What is a Clinical Guidance Document?
- Addresses a clinically important topic (diagnostic-, therapeutic-, or laboratory-based) of broad clinical interest for which evidence-based guidelines and/or RCTs are lacking or are unlikely to be developed in future.
- Provides guidance to clinicians for the care patients but not necessarily graded recommendations.
- NOT related to a research initiative, a basic science topic, laboratory standardization or other non-clinical topics.
- Published by JTH after screening by the G&G committee and scientific review by JTH (AE delegated to guidance manuscripts), using a concise and practical format.
- Examples may include: thrombophilia testing after VTE; treatment of thrombosis at unusual sites; laboratory monitoring of NOACs.
How does a Guidance Document differ from a Guideline Document?
- A guideline document (a) addresses a topic in which there is moderate-to-high-quality evidence to inform best practices, (b) uses a structured process to summarize the evidence (i.e., systematic review), and (c) provides a standardized method to express a recommendation (i.e., Grade 1B).
- To date, the ISTH has not formally adopted a guideline development process but may choose to do so in future.
How does a Guidance Document differ from an SSC Communication?
- An SSC communication addresses a topic that is directed primarily to the work of researchers and laboratory-based specialists but may also have relevance to clinicians.
- The G&G committee is not involved in developing or reviewing SSC Communications; SSC Communications, typically, are proposed and developed by subcommittees.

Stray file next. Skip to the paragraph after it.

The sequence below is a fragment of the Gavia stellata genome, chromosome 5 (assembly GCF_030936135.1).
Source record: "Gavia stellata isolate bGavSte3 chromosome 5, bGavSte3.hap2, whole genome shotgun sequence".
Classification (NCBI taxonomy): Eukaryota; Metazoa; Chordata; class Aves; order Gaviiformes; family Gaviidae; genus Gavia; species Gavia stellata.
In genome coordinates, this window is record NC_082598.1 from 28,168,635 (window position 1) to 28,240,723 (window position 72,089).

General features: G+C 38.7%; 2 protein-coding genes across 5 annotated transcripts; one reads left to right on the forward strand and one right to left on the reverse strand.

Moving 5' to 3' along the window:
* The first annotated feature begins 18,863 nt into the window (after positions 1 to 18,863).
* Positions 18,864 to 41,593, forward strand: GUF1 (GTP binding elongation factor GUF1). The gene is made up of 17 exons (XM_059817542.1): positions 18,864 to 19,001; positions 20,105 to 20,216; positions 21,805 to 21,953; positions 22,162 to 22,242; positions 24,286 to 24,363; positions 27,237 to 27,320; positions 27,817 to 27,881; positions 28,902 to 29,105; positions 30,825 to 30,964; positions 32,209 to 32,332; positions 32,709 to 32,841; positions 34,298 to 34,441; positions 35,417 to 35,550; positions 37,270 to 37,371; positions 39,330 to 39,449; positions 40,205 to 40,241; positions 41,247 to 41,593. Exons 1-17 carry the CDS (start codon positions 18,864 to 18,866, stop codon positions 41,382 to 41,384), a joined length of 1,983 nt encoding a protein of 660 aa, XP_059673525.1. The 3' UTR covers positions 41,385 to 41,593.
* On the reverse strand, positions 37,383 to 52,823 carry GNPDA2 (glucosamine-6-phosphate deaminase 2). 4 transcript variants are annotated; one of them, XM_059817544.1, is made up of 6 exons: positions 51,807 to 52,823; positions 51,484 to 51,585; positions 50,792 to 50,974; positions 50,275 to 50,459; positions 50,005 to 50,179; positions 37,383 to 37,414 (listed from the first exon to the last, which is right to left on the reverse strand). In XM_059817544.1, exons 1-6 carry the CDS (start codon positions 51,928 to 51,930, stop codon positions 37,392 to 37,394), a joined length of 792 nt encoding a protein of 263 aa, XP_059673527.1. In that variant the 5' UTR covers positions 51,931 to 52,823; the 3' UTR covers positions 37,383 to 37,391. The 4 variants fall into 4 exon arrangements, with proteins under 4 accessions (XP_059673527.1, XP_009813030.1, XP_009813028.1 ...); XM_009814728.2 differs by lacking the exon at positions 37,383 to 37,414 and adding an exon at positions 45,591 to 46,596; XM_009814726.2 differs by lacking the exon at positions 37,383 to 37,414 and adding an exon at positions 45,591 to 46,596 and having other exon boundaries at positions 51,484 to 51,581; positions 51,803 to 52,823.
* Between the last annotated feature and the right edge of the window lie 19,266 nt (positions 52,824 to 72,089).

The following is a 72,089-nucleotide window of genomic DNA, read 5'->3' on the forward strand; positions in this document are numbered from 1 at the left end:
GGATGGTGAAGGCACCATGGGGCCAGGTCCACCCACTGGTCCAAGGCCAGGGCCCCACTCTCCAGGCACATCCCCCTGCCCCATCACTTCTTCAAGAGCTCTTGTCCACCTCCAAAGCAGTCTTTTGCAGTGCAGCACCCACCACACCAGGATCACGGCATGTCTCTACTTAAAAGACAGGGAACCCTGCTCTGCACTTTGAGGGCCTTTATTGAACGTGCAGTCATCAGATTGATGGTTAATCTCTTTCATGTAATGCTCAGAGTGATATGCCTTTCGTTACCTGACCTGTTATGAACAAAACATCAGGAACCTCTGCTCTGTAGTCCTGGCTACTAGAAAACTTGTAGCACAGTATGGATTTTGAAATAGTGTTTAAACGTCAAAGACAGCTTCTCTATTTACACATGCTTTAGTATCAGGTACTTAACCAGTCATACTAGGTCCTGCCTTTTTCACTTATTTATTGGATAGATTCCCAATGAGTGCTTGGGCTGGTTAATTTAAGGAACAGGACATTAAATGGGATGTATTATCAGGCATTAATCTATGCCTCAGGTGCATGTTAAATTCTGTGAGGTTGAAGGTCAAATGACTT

- Published by JTH, after review by editorial board.
- Examples may include: standard definition of bleeding for clinical trials, call to action for research (for researchers); standardized assay methods for oral Xa inhibitors (for laboratory specialists); and classification of bleeding in hemophilia, potency labelling of clotting factor concentrates (for clinicians).
How does one develop a guidance document?
- Guidance document proposals can originate from 3 sources:
- SSC subcommittee Chair/Co-Chairs/interested collaborators;
- wider ISTH membership;
- members of the G&G Committee.
- Guidance documents should be written by an international group of authors, ideally with representation from multiple continents, with involvement of 1-2 senior/established clinicians in the pertinent field.
What is the review process for a guidance document?
This is a 3-step process:
- The proposed topic and the proposed writing team are directed to the G&G committee for initial review (to assess appropriateness).
- After initial approval by the G&G committee of the proposed topic and writing team, the writing team drafts the guidance document and it undergoes an initial review by the G&G committee to ensure it adheres to the formatting and style (e.g., concise, practical and usable by readers). This step may require a second review of G&G committee.
- After final approval of the completed guidance document by the G&G committee, the document is sent to the JTH Editorial Office, and is directed to the Guidance Document Associate Editor for scientific peer-review (as with any JTH publication).
Frequently Asked Questions
- What if a guidance document is rejected by JTH for publication? Development of guidance documents (under the auspices of the G&G) is done with a view to publication, but publication is not assured and requires the peer-review process to be satisfied.
- What if an ISTH member proposes a guidance document but has no affiliation with an SSC subcommittee? The G&G committee will direct this person to the appropriate subcommittee/Chair. If there is no relevant subcommittee to align with a topic, an ad hoc working party/group will be formed to develop the guidance document.
- What if a guidance document becomes out of date? The G&G committee is working on a process to allow periodic updating of guidance documents to reflect new developments in the field.